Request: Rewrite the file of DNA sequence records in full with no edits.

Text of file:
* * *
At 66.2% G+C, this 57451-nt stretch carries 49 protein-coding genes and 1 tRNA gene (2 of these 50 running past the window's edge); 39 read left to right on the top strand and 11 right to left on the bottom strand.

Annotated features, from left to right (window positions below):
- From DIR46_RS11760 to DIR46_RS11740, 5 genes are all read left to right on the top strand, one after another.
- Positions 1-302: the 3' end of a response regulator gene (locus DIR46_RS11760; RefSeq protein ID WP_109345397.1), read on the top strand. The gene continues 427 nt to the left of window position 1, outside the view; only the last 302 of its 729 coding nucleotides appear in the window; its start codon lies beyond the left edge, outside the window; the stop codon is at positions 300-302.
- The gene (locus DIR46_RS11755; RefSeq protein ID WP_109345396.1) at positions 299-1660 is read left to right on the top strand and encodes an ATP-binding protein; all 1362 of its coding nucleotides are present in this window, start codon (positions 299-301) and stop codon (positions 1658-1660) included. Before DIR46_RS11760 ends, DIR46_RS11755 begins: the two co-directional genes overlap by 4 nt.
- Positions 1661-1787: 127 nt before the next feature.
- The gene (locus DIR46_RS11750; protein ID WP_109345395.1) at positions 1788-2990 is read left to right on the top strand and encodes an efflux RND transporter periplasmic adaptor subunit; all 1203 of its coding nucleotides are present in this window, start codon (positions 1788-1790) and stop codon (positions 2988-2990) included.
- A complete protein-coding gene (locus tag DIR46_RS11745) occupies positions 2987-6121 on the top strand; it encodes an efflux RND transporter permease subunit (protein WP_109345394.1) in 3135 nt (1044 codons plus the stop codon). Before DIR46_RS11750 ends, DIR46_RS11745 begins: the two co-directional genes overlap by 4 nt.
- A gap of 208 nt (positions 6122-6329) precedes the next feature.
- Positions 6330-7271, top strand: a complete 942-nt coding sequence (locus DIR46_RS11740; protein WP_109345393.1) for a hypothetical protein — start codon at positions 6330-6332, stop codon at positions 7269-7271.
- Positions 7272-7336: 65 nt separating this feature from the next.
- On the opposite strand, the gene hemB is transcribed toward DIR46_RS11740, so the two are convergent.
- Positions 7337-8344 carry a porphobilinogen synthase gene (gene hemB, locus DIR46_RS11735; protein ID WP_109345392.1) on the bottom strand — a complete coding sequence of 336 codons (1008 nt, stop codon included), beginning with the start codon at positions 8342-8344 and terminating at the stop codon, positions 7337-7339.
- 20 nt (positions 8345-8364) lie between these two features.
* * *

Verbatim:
At 66.2% G+C, this 57451-nt stretch carries 49 protein-coding genes and 1 tRNA gene (2 of these 50 running past the window's edge); 39 read left to right on the top strand and 11 right to left on the bottom strand.

Annotated features, from left to right (window positions below):
- From DIR46_RS11760 to DIR46_RS11740, 5 genes are all read left to right on the top strand, one after another.
- Positions 1-302: the 3' end of a response regulator gene (locus DIR46_RS11760; RefSeq protein ID WP_109345397.1), read on the top strand. The gene continues 427 nt to the left of window position 1, outside the view; only the last 302 of its 729 coding nucleotides appear in the window; its start codon lies beyond the left edge, outside the window; the stop codon is at positions 300-302.
- The gene (locus DIR46_RS11755; RefSeq protein ID WP_109345396.1) at positions 299-1660 is read left to right on the top strand and encodes an ATP-binding protein; all 1362 of its coding nucleotides are present in this window, start codon (positions 299-301) and stop codon (positions 1658-1660) included. Before DIR46_RS11760 ends, DIR46_RS11755 begins: the two co-directional genes overlap by 4 nt.
- Positions 1661-1787: 127 nt before the next feature.
- The gene (locus DIR46_RS11750; protein ID WP_109345395.1) at positions 1788-2990 is read left to right on the top strand and encodes an efflux RND transporter periplasmic adaptor subunit; all 1203 of its coding nucleotides are present in this window, start codon (positions 1788-1790) and stop codon (positions 2988-2990) included.
- A complete protein-coding gene (locus tag DIR46_RS11745) occupies positions 2987-6121 on the top strand; it encodes an efflux RND transporter permease subunit (protein WP_109345394.1) in 3135 nt (1044 codons plus the stop codon). Before DIR46_RS11750 ends, DIR46_RS11745 begins: the two co-directional genes overlap by 4 nt.
- A gap of 208 nt (positions 6122-6329) precedes the next feature.
- Positions 6330-7271, top strand: a complete 942-nt coding sequence (locus DIR46_RS11740; protein WP_109345393.1) for a hypothetical protein — start codon at positions 6330-6332, stop codon at positions 7269-7271.
- Positions 7272-7336: 65 nt separating this feature from the next.
- On the opposite strand, the gene hemB is transcribed toward DIR46_RS11740, so the two are convergent.
- Positions 7337-8344 carry a porphobilinogen synthase gene (gene hemB, locus DIR46_RS11735; protein ID WP_109345392.1) on the bottom strand — a complete coding sequence of 336 codons (1008 nt, stop codon included), beginning with the start codon at positions 8342-8344 and terminating at the stop codon, positions 7337-7339.
- 20 nt (positions 8345-8364) lie between these two features.